Last but not least, the President’s resignation had shown that the government’s child-protection agenda is stronger and deeper than the political survival of any one person, be it the President of the Republic. In his recent statement Prime Minister Viktor Orbán has made it clear that his government’s zero tolerance on child abuse is just that, zero tolerance. He has also promised a constitutional change that would exclude people convicted of crimes against children from benefiting from any future amnesties. Katalin Novák herself, a former minister for families and one of the architects of the child protections legislation, had stated in her farewell speech, that

she is taking the step in order to safeguard the legacy of all who have worked towards making sure that Hungarian children are protected both in a physical, as well as in a mental sense in their families, in schools and in courts.

Novák’s own political and social legacy will likely live on, her drive to reverse negative demographic trends as well as protecting children from harmful ideological influences in schools and the media remains a flagship project for the government. Furthermore, by pursuing the presidential amnesty story, the left-wing media had unwittingly created a tangible contrast between political forces that they support on the one hand, and the high bar set by Katalin Novák, that in future is going to be hard to ignore.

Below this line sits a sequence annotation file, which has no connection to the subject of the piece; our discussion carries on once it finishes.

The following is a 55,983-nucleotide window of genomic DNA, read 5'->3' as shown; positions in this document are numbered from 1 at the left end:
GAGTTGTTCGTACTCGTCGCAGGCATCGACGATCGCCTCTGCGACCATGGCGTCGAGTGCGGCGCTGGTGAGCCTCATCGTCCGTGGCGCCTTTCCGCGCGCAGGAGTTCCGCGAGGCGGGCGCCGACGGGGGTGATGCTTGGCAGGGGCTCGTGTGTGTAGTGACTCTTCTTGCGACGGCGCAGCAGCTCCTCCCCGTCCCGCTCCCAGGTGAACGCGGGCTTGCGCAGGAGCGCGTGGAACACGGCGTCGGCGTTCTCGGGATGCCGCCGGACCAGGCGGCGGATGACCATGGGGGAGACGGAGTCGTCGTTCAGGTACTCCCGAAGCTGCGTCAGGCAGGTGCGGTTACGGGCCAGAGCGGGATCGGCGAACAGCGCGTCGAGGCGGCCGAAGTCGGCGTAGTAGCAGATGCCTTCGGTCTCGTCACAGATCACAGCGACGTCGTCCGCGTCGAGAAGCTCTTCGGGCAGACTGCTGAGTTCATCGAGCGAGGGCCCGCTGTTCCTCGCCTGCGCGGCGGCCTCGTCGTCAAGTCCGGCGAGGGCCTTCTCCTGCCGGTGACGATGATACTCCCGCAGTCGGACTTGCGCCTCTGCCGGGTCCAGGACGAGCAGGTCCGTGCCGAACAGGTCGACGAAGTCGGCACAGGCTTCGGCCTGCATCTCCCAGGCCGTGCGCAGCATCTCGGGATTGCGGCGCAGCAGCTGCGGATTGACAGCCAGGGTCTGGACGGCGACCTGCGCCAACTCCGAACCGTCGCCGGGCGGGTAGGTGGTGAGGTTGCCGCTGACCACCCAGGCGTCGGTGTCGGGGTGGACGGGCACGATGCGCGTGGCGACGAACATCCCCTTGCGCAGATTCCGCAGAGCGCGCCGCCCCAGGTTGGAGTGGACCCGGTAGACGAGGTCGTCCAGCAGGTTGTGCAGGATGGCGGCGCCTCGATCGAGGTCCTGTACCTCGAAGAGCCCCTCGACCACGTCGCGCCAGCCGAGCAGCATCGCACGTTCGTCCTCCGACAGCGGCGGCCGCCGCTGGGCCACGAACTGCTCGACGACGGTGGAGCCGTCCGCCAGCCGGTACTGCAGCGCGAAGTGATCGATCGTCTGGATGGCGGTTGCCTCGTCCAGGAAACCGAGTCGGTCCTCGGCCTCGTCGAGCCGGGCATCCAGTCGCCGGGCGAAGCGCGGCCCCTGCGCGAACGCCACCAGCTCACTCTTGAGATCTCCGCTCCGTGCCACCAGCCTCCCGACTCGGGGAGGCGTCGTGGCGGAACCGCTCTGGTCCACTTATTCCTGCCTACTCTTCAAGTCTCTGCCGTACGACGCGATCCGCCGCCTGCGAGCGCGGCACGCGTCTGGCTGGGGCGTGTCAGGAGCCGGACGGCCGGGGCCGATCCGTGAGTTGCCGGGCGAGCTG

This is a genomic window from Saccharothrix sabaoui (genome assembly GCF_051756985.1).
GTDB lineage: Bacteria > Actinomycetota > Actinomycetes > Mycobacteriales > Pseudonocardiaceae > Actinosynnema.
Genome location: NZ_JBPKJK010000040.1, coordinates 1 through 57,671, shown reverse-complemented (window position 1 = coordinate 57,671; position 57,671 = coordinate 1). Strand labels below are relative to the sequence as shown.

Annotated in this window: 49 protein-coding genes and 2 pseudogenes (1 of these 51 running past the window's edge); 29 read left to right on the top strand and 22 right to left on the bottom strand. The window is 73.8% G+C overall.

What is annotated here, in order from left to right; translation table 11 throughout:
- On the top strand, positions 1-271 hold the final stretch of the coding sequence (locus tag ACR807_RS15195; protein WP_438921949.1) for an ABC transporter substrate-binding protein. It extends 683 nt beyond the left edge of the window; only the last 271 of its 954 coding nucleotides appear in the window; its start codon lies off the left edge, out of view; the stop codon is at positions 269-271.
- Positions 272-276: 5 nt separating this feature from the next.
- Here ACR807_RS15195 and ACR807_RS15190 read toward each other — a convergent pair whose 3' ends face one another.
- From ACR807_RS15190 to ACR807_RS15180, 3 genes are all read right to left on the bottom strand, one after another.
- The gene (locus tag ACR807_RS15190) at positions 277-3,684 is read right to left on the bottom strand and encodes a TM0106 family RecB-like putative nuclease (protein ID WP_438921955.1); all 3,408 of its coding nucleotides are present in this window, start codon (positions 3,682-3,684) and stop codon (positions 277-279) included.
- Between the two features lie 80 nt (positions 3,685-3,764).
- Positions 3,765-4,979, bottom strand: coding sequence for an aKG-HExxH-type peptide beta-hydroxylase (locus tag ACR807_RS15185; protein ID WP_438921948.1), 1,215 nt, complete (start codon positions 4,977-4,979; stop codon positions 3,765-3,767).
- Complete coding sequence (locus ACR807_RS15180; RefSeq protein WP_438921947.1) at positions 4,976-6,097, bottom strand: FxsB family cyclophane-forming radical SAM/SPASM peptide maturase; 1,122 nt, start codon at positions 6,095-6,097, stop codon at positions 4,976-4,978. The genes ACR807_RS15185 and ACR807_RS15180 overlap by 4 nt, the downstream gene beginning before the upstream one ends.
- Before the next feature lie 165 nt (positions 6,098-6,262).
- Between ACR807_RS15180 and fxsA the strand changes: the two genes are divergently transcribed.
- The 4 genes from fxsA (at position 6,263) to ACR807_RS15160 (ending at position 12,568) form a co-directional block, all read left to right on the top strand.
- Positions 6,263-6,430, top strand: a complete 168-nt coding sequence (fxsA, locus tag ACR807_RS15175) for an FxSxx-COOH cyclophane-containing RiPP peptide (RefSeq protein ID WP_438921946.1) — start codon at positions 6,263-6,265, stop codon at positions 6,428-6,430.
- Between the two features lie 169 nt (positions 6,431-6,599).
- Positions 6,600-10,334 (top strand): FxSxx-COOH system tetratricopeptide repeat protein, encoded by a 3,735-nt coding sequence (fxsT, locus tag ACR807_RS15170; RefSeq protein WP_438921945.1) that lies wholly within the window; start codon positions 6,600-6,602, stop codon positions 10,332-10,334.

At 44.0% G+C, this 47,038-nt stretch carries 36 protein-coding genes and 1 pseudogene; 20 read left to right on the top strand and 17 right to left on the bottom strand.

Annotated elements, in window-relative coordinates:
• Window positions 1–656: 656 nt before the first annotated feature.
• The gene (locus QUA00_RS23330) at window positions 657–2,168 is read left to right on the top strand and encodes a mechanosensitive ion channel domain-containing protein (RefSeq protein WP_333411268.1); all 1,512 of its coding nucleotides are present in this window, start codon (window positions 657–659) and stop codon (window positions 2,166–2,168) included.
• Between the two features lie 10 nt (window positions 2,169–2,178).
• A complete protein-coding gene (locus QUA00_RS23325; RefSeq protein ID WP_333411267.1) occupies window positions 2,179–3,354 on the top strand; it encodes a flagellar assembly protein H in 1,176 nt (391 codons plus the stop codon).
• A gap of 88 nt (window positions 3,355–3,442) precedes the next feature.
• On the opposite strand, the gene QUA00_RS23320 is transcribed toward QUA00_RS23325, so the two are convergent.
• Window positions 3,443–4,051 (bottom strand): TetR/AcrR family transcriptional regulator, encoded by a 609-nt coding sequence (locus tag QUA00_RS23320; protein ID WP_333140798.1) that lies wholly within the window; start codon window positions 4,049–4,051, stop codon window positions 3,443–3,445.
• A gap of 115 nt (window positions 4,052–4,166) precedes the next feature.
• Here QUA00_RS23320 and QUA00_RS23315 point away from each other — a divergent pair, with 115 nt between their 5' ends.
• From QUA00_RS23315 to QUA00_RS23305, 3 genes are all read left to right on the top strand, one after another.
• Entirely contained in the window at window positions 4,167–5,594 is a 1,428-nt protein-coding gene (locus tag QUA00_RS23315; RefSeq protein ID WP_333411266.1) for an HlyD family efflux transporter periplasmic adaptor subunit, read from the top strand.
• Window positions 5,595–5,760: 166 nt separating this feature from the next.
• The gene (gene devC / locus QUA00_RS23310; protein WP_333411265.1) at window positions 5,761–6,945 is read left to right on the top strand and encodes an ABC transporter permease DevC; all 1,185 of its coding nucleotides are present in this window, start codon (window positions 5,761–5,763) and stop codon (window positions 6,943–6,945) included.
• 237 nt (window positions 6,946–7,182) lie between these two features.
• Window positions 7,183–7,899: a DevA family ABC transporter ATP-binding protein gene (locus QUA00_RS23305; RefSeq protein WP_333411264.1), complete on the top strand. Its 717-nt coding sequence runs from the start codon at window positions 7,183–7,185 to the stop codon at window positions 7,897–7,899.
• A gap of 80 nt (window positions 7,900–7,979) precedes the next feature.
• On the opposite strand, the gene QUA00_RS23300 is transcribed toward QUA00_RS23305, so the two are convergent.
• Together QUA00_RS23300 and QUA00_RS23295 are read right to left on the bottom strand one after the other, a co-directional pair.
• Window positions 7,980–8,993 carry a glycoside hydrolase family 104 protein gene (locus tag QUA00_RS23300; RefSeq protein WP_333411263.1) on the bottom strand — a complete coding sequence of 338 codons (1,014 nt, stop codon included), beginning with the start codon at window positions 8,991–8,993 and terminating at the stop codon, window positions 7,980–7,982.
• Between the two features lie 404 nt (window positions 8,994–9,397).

Opposition politicians who in the past have voted against every single anti-child abuse and anti-youth indoctrination measure proposed by the government, and have fed baseless accusations that the legislation is primarily directed against the gay community, have scored a pyrrhic victory. Hungary had lost a well-liked, internationally respected public figure, but despite the error of judgement Katalin Novák had made, she had left behind a lasting political and moral legacy that will be hard to emulate by her successors.

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The Hungarian President also paid a visit to the Governor of Utah.Continue reading

Featured image: MTI/Sándor-palota